As people spend more on constructing buildings, they buy more lighting devices. Furthermore, many government projects and investments require the purchase and implementation of lighting, such as highways, public transit and government buildings. Government consumption and investment is expected to increase in the next 5 years.
The Energy Independence and Security Act (EISA), which was phased in January 2012, restricted the manufacture and import of 40- to 100-watt incandescent bulbs. The law mandates that light bulbs meet a minimum Lumens per watt level, which measures efficiency against lighting capabilities. The law mandates that incandescent bulbs reduce their energy output; by 2020, most light bulbs must be 60.0% to 70.0% more efficient than standard incandescent bulbs.
The ultimate effect of the EISA is to encourage the move toward more efficient lighting systems, such as CFL bulbs. Consequently, CFL light bulbs are more energy efficient than incandescent bulbs and generally less expensive than LEDs. While the rising popularity of CFLs has increased, it has also brought additional concerns for industry players: To create fluorescent lighting, CFLs use tri-phosphors, which contain “poisonous and health threatening” rare earth oxides (e.g. cerium, europium, terbium and yttrium).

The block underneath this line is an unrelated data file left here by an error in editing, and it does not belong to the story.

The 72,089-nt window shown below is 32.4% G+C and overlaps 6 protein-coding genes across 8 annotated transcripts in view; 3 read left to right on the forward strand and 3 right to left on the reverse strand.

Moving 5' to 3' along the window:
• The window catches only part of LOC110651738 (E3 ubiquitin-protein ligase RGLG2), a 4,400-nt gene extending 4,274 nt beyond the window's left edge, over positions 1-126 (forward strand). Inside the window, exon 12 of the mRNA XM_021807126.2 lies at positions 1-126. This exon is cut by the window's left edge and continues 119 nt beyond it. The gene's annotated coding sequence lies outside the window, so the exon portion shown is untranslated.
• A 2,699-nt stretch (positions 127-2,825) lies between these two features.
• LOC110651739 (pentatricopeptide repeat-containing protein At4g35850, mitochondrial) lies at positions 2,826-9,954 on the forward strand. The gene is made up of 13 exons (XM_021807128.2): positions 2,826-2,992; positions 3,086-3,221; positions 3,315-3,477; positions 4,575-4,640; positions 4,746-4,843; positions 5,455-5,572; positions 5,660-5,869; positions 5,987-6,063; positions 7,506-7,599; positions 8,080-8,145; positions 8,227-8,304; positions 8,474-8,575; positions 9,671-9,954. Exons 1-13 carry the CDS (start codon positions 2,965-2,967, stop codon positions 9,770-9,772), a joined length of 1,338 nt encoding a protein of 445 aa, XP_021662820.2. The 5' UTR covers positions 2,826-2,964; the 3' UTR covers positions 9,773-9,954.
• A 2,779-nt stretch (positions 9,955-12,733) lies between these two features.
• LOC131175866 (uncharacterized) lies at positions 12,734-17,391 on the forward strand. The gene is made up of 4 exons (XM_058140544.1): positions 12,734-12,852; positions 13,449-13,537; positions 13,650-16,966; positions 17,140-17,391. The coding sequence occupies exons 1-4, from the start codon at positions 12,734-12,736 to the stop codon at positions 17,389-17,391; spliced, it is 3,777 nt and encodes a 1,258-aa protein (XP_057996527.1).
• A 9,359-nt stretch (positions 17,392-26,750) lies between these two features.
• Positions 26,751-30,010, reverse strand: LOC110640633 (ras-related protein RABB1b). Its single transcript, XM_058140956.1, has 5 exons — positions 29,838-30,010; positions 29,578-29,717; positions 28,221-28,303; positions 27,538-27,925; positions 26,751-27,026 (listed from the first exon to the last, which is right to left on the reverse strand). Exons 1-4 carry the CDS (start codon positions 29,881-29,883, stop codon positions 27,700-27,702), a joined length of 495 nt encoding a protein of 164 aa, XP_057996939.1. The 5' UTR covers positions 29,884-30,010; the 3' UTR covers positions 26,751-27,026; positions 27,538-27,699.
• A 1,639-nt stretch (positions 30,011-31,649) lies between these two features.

Although LED bulbs are more costly than traditional light bulbs, demand for these items has significantly increased because they provide unprecedented efficiency and durability in addition to the excellent flexibility in terms of color, dynamics and architectural integration. Moreover, recent developments in LED technology have made LED bulbs much more affordable. As a result of the rise of LED technology, the industry’s major companies have gradually shifted from production of incandescent bulbs and compact florescent (CFLs) bulbs to LEDs.
LED products, which have grown from accounting for a mere 1.5% of the global lighting market in 2009 to over 25.0% in 2015, are expected to continue growing in popularity in the years to 2020. Industry sources, including reports from General Electric and Philips Lighting, claim that by 2020, LEDs could control as much as 80.0% of the global lighting market…
*Compiled from IBISworld® market report 2015